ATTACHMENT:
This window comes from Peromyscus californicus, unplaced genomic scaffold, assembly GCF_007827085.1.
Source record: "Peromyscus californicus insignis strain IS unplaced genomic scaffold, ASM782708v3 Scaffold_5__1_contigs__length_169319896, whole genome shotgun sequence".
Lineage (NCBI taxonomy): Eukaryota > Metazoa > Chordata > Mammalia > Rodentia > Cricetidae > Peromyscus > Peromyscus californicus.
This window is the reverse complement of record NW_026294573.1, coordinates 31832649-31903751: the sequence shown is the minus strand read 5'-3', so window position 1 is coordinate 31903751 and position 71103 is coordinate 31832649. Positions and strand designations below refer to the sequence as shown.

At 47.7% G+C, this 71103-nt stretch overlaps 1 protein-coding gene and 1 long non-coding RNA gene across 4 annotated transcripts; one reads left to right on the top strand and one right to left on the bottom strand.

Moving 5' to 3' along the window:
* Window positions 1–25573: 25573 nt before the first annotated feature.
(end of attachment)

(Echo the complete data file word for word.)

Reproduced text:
This window comes from Peromyscus californicus, unplaced genomic scaffold, assembly GCF_007827085.1.
Source record: "Peromyscus californicus insignis strain IS unplaced genomic scaffold, ASM782708v3 Scaffold_5__1_contigs__length_169319896, whole genome shotgun sequence".
Lineage (NCBI taxonomy): Eukaryota > Metazoa > Chordata > Mammalia > Rodentia > Cricetidae > Peromyscus > Peromyscus californicus.
This window is the reverse complement of record NW_026294573.1, coordinates 31832649-31903751: the sequence shown is the minus strand read 5'-3', so window position 1 is coordinate 31903751 and position 71103 is coordinate 31832649. Positions and strand designations below refer to the sequence as shown.

At 47.7% G+C, this 71103-nt stretch overlaps 1 protein-coding gene and 1 long non-coding RNA gene across 4 annotated transcripts; one reads left to right on the top strand and one right to left on the bottom strand.

Moving 5' to 3' along the window:
* Window positions 1–25573: 25573 nt before the first annotated feature.